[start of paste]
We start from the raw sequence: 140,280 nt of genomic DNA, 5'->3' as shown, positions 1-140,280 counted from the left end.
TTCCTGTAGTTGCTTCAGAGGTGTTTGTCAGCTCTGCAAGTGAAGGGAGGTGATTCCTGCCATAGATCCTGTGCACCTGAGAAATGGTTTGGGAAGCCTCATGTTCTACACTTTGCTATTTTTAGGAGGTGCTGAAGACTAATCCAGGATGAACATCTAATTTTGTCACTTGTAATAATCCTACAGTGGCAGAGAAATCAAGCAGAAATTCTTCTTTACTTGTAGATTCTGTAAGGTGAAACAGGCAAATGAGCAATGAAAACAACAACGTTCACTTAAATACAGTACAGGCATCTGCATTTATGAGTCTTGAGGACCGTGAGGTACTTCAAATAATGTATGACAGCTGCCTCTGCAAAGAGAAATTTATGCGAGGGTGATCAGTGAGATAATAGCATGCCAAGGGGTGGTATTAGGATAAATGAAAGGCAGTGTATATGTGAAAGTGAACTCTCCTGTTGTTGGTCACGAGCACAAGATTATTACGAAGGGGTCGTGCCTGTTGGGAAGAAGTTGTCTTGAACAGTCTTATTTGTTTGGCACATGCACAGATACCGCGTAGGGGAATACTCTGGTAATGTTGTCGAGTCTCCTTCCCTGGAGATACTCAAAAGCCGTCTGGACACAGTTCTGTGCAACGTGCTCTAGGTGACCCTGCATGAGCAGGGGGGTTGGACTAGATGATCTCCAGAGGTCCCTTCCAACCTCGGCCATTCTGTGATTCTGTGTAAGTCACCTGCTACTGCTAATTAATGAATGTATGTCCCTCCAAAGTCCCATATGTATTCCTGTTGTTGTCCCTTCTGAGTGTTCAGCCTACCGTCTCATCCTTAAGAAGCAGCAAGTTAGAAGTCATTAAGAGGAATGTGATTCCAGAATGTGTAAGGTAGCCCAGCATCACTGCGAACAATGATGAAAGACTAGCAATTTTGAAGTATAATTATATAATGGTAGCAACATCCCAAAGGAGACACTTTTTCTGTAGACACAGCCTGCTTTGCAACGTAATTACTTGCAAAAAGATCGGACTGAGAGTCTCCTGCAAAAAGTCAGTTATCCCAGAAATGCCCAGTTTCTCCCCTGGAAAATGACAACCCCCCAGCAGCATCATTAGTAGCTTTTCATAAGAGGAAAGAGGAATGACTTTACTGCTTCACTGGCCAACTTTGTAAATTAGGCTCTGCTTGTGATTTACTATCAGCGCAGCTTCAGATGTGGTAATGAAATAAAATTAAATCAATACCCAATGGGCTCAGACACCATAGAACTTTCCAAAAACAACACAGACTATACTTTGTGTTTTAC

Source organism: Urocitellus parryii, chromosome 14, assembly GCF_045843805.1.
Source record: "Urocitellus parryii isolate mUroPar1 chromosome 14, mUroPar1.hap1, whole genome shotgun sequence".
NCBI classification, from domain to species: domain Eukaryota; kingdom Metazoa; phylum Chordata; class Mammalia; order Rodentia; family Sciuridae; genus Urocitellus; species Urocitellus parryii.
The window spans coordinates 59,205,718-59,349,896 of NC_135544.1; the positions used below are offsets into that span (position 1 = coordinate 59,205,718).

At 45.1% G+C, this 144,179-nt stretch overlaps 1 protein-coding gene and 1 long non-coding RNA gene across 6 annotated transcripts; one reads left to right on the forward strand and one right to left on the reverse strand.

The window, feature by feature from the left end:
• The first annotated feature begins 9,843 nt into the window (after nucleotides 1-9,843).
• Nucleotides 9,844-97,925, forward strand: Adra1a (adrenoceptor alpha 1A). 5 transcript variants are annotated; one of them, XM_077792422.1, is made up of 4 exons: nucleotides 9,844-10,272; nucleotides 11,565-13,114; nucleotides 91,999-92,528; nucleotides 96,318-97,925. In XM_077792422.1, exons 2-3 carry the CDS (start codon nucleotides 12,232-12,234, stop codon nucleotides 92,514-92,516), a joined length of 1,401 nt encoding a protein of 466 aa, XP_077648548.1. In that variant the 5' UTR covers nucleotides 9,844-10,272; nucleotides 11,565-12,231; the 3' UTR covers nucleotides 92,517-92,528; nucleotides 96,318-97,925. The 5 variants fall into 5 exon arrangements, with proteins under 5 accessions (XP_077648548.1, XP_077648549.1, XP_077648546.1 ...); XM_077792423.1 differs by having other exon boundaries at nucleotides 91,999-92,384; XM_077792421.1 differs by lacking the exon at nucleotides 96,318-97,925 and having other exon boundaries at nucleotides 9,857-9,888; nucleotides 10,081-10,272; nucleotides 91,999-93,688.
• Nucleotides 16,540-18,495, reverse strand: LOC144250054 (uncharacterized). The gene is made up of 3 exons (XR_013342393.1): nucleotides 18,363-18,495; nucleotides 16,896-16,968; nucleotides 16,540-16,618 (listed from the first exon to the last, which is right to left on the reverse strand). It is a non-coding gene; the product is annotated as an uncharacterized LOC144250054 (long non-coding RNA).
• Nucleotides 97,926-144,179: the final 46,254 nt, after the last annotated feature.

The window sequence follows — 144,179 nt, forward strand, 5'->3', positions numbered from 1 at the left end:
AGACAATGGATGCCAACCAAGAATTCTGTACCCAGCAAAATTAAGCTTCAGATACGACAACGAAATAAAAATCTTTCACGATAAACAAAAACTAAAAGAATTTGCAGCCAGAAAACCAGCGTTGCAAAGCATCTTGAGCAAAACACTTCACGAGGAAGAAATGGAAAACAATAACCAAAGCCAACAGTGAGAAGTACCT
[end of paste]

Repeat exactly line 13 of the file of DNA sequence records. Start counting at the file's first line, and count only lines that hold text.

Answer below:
The window sequence follows — 144,179 nt, forward strand, 5'->3', positions numbered from 1 at the left end: